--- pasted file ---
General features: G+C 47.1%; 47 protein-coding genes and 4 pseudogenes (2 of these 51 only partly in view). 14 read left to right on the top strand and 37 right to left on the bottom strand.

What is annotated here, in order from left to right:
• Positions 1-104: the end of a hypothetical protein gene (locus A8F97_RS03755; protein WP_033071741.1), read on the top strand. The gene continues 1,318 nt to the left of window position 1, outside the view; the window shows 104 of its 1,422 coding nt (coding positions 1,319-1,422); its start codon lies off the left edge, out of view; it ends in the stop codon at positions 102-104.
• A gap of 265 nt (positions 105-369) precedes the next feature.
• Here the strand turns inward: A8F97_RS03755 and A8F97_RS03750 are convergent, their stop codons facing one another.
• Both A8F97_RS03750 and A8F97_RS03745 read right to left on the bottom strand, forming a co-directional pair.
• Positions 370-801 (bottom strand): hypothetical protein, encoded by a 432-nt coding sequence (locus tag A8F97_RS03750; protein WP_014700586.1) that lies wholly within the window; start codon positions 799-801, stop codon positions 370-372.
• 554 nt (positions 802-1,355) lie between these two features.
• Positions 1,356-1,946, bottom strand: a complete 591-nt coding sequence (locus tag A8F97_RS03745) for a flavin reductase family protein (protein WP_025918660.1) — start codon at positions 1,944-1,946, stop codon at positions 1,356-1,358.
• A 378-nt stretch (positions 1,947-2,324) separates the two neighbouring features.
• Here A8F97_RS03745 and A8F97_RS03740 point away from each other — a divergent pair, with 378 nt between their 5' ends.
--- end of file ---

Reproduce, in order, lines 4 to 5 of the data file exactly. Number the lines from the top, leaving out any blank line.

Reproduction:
• A gap of 265 nt (positions 105-369) precedes the next feature.
• Here the strand turns inward: A8F97_RS03755 and A8F97_RS03750 are convergent, their stop codons facing one another.